Looking at random parts of the sky with Hubble, astronomers have found what appears to be the most distant protocluster ever seen: five galaxies in the process of growth, forming a cosmic collection that may grow into a massive cluster. The project, called the Brightest of Reionizing Galaxies (BoRG! ha!) survey, examined many images from Hubble. The galaxies are incredibly faint to the eye -- you'd have a hard time seeing them in the image without their locations marked -- but are intrinsically incredibly bright. They're located at a distance of something like 13.1 billion light years away! That means they were forming shortly after the Universe itself did, 13.7 billion years ago!
It's not yet confirmed if the five galaxies are bound together by gravity; the method used to get their distances isn't accurate enough. They'll need to follow up with spectroscopic observations to find that out. If they are connected gravitationally, then they will eventually form the core of a massive cluster of galaxies like the nearby Virgo Cluster, which boasts 2000 members. But as we see them back then, when the Universe itself was so young, they are still just in the process of initial growth (each is smaller than the Milky Way).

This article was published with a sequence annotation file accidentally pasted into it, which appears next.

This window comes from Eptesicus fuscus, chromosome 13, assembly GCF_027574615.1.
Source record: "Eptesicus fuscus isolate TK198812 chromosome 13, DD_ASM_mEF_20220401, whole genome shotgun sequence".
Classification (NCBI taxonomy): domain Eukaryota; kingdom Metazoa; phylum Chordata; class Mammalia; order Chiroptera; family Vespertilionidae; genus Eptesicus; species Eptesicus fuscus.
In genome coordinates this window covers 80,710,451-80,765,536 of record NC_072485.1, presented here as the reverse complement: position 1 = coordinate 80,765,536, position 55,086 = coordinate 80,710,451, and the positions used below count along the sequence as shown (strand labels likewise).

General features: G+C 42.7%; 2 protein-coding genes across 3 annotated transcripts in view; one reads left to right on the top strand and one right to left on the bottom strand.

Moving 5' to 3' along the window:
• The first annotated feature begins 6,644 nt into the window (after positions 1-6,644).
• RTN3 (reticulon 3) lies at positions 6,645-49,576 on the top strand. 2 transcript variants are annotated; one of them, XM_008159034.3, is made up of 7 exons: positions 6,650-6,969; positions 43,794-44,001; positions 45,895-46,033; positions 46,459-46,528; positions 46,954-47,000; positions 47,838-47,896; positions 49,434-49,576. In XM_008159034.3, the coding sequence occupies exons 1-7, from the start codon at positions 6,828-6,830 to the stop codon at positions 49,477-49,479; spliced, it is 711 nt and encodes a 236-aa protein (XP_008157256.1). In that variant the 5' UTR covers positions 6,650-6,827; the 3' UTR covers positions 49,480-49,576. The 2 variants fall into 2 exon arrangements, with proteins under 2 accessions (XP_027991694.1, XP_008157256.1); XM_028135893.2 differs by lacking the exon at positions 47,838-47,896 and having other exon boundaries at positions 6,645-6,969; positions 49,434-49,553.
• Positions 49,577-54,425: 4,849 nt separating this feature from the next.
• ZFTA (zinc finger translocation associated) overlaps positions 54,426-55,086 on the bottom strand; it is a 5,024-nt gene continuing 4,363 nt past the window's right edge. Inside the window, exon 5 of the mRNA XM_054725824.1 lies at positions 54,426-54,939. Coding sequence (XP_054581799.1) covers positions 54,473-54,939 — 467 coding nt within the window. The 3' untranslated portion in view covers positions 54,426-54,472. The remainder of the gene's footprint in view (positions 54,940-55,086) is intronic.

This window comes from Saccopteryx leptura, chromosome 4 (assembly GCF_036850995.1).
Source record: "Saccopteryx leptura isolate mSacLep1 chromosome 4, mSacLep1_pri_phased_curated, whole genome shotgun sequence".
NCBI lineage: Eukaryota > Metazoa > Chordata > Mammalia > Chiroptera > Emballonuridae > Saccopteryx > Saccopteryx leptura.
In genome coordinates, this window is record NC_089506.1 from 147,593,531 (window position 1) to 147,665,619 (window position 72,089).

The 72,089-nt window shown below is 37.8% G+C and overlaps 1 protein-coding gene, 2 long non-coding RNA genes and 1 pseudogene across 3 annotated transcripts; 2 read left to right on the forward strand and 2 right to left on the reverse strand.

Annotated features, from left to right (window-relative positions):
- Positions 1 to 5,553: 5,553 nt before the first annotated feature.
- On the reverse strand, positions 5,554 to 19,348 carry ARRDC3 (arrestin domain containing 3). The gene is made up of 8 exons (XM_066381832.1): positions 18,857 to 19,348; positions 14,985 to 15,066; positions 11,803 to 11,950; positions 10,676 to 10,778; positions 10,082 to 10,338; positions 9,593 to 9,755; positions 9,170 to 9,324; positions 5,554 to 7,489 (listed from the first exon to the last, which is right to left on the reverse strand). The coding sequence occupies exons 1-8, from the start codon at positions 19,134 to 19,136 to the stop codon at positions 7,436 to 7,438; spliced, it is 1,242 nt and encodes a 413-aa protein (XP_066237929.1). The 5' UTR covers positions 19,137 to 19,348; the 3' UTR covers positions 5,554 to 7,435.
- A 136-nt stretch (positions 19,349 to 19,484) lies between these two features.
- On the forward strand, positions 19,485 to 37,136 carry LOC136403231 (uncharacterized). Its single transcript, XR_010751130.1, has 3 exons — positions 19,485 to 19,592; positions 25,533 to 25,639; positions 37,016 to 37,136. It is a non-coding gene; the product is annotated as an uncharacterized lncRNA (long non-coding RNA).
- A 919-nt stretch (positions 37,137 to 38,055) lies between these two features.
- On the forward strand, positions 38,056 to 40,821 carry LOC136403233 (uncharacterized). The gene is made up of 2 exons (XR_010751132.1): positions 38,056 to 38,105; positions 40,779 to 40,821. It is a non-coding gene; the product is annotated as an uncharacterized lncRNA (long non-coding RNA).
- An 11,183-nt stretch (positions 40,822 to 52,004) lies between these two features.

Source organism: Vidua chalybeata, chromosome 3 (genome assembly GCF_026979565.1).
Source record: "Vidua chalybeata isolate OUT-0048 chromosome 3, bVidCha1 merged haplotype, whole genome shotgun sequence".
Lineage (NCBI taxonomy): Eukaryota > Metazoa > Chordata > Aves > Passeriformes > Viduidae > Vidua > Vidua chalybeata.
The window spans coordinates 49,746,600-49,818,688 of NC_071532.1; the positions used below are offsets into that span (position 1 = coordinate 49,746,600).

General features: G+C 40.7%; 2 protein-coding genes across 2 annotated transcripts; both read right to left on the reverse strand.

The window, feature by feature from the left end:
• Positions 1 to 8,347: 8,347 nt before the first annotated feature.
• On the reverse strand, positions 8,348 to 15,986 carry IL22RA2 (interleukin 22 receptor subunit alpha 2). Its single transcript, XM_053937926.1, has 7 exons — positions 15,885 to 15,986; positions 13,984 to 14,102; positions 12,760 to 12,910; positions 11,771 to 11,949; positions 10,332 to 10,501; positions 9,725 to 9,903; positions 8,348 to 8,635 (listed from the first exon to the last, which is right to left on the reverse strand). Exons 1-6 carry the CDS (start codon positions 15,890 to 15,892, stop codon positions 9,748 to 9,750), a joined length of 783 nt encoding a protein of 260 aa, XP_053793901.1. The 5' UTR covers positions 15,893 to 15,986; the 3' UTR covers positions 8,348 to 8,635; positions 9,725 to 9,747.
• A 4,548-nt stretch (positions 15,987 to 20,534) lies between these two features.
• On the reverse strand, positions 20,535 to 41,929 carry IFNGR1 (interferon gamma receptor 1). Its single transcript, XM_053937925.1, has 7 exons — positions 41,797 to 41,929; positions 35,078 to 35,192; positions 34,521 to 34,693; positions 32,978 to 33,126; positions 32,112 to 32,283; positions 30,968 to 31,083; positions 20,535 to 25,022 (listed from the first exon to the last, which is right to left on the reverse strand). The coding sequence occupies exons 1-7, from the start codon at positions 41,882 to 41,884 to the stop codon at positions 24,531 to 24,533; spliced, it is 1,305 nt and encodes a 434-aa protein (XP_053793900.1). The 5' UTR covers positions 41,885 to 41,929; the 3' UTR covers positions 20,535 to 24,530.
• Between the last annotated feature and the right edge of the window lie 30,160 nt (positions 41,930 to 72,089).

And how do they grow? By assimilating material around them. This is how the BORG cluster grows.
.Original SourceCredit: NASA, ESA, M. Trenti (University of Colorado, Boulder, and Institute of Astronomy, University of Cambridge, UK), L. Bradley (STScI), and the BoRG team